Author - Paul Schatzkin
…or the dumbest idea for a camera, ever?
Ming Thein offers some insights on the just announced Nkon Df – a camera that seems to blend all the disadvantages of digital photography with all the disadvantages of film photography.
I think Ming is mincing his words here.
To be honest, I really don’t quite know what to make of this camera… I’m confused. On one hand, there are very sensible engineering choices – the sensor, for instance; but on the other hand, marketing said that you have to have AF and a full digital set of controls and a retro look, so we land up having too many buttons and knobs and a bit of an F3-collided-with-a-D600 appearance to it.
I’m not mincing mine: I think this is the dumbest thing in camera design/engineering Nikon could possibly have offered.
Starting with the same dysfunctional AF array that soured me on the D600 right out of the box.
Ming talks a lot about the viewfinder. He’s talking about an optical viewfinder. But based on my experience with the Olympus EM-1 so far, I think the whole idea of the optical viewfinder is obsolete. I spent a lot of time while shooting the Barcamp on Saturday experimenting with flash settings – flash on, flash off, flash exposure plus/minus – and never had to take the camera away from my eye to make those adjustments because all the info is right in the viewfinder. I don’t think there is any optical viewfinder that puts that much info in front of your eye.
But better than that, each time I made an exposure, it would appear before my eye in the viewfinder. I could tell without ever looking at the back of the camera that I’d gotten the shot and move on to the next one. You can’t do that with an optical viewfinder, either.
It seems to me that some evil twin of Marshal McLuhan is now running Nikon. McLuhan wrote about seeing the future through a rear-view mirror – using new technology to do the work of the old. He wasn’t suggesting that that is necessarily a good thing – but this camera is a classic example of doing just that. It’s taking digital technology and trying to replicate the film camera experience. Jeezus, if you want a “film experience,” just get an F3 or an F100 off eBay.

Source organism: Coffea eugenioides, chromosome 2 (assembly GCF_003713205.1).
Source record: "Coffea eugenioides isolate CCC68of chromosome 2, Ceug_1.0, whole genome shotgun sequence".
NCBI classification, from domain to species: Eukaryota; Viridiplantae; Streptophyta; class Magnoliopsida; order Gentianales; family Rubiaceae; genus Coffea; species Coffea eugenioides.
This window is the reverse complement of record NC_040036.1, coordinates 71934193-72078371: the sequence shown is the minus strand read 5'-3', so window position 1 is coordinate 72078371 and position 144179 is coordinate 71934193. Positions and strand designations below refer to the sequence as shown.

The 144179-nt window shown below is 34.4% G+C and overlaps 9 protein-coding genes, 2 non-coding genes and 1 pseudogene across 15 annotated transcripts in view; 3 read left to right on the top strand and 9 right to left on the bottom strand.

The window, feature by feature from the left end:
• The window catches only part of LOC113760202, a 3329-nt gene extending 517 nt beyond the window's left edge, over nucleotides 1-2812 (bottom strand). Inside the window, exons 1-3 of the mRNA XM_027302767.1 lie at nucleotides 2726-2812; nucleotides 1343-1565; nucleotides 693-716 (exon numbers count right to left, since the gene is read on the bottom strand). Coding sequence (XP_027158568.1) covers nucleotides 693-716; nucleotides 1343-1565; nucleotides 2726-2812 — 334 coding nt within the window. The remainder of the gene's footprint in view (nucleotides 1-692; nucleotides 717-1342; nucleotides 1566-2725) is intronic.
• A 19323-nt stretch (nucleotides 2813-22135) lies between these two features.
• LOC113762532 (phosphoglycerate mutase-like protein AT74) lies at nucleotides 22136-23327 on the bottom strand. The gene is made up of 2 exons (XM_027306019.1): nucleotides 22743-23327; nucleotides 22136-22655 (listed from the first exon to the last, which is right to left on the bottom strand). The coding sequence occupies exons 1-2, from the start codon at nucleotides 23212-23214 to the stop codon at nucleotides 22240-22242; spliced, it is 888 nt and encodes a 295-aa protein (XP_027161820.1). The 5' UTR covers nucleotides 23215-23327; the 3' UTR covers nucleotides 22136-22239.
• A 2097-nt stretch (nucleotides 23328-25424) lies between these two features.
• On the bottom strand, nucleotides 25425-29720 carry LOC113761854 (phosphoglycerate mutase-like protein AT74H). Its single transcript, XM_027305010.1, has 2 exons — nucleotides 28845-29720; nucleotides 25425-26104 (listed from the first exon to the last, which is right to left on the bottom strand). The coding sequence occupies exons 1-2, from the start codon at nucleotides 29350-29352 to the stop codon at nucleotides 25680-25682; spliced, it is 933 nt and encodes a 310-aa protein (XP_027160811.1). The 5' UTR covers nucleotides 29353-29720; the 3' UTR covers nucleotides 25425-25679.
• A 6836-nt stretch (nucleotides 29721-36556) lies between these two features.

And the price… almost $2,800?? That’s the same as a D800… which is possibly the finest DSLR on the market.
I’m with Ming. Totally confused.
Tomorrow’s Seventh Annual BarCamp Nashville is going to be one of those “coming around full circle” events for me.
The very first Barcamp in August 2007 was something of a “coming out” event for me. After selling songs.com – my early-stage, “Internet one-point-oh” business – to Gaylord Entertainment in the fall of 1999 (and spending a year watching them run it into the ground), I sorta went into seclusion for several years, during which I wrote two biographies of obscure 20th Century Scientists.
Then in the summer of 2007, I started reading about this event that was going to gather all the disparate elements of Nashville’s emerging digital arts and business communities for an “unconference” that covered a vast array of topics – the only unifying factor being some interface with “new media” and their underlying technologies.
Here, see for yourself:
I have not made it to every Barcamp since, though I have made it to several and made lasting friendships at each one.
This year, for the first time, I’ll be making an actual contribution other than my usual wandering around between sessions and heckling the presenters. I have signed on as an “in-kind” sponsor which means that in exchange for hanging the “Cohesion Arts” logo in strategic places around the (undisclosed) location (a designation that puts me in some most-esteemed company), , I’ll be providing still photography coverage for the event.
More than just taking photos, though, I hope to engage everybody in attendance who has a cell phone / camera (who am I kidding, that’s everybody...) in the day’s photo coverage. There will be a video screen in the front of the venue offering a continuous Instagram feed that will include not just my photos, but any photo that bears the hashtag ” #bcn13 .”
Barcamp is a hard event to describe to somebody who is not familiar with the concept. Yes, it’s an assembly of the region’s digerati, but there is no single theme for the day. It’s really just an excuse to get a lot of similarly minded people in a room and start bouncing ideas around.
For me, Barcamp has always been first and foremost about the people I get to meet. It’s a welcome departure from the virtual, online experience that tends to dominate our lives these days. Which brings me to the acronym in the title of this post, which came to mind while trying to describe BarCamp to a friend today:
You’ve heard of “mooc“s, right? That’s a “massively open online course,” those classes that universities offer for free to thousands of students around the world over the Internets.
And then there is the concept of “meatspace” – what was once – before we all started living our lives through screens and keyboards – known as “the real world.”
So BarCamp is a
Massively Open Meatspace Opportunity
At least, that’s what I’M calling it.
Now y’all get those cell phones out and start tagging your photos w/ ” #bcn13 “
And if you see a guy with a rumpled photographers vest and a couple of cameras round his neck, stop and say hello, and I’ll make sure we get an “official” photo into the stream…
P.S. A special shout out to Kerry Woo for suggesting I volunteer for this assignment. I’m glad they accepted the offer, and I hope I can live up the exceptional standard that Kerry has brought these events in the past.